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Bev Christensen: Deep into the Mind of a Criminal

Everyone has a story waiting to be told. All it takes is for someone to listen. Patrick Michael Mooney sure had a lot to say, and Trafford author Bev Christensen paid attention, eventually penning the former’s gripping tale of crime and struggle for redemption as a police informant in her book Grab the Devil's Tail: Confessions of a Convict Turned Police Informant.

The sporadic presence of her subject proved to be a bane for Christensen, leading her at one point to consider giving up on this project. However, she relented and was finally able to publish the manuscript after working on it for 11 years.

“The biggest challenge was the time it took from start to finish to write this book because Patrick disappeared for a long time shortly after we started the project. I had abandoned the whole idea of this book until ten years later. He contacted me by phone to tell me he was ready to resume work on it. He was then living in Central Canada and said he was planning to move to the East Coast of Canada, which is about as far away from where I live as you can get. So I knew I had to work fast before he got away on me again. Also, I still had doubts about the veracity of his story and needed to either start working on it or abandon the project forever,” said Christensen.

Still, it took all of Christensen’s skills. One that allowed her to pen the book Too Good to Be True: Alcan's Kemano Completion Project, which was short-listed for a B.C. Book Award in 1996, to truly put in the right perspective the various stories that Mooney had shared to her. She relates in all honesty that she was reluctant to take on this project, especially with the doubts that she had for Mooney’s tales. But Mooney’s unique candor eventually won her over.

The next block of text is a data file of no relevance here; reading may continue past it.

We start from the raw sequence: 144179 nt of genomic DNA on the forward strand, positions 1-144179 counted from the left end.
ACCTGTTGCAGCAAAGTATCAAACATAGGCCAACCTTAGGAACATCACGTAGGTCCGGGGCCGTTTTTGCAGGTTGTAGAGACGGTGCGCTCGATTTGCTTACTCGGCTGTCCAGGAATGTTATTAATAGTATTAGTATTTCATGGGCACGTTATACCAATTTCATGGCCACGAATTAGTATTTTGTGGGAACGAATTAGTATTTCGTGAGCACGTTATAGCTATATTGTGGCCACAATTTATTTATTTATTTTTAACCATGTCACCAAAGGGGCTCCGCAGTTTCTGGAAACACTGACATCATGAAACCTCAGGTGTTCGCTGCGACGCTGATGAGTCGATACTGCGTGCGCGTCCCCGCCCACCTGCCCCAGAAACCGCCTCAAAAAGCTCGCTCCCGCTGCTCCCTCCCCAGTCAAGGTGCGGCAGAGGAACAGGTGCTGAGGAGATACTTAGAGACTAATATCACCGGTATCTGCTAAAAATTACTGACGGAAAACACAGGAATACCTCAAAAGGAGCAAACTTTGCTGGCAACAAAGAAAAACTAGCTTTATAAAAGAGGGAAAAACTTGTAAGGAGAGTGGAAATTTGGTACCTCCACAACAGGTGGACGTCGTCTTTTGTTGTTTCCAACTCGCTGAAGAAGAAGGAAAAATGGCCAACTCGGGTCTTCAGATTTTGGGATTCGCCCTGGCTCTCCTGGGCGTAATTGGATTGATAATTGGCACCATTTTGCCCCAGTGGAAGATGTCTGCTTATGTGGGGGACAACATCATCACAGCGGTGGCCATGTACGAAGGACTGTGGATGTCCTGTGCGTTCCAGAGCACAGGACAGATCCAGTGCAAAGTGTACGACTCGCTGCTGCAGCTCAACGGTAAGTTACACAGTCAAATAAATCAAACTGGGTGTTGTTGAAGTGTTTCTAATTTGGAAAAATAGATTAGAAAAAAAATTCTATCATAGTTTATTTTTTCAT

“To tell the truth, at first I was reluctant to write this book because the stories the man was telling me seemed so implausible. But, after I checked two of the more implausible stories about how a policeman shot his girlfriend while he was in jail and how he escaped from the Calgary remand centre and found they were true, I began to believe he might be telling me the truth and what he was telling me was very interesting indeed. After interviewing him several times and doing more fact checking and realizing his story was truly one that needed to be told, I began the more serious work of writing the book,” Christensen narrated.

“I have had many people ask me to write the story of their life because they consider it to be very interesting. Usually, they want to portray themselves in the most heroic terms leaving out all the times they failed their friends or betrayed someone who trusted them or were less than honorable in their behavior. Patrick never did that. He was always disarmingly honest about his life of crime and often painted himself in the worst possible light.”

While the book’s idea was solidly rooted, little did Christensen know that it would take more than a decade for it to bear fruit with Mooney moving in and around the country. It had to take subject’s presence in the same house as the author for the creative process to really gain traction.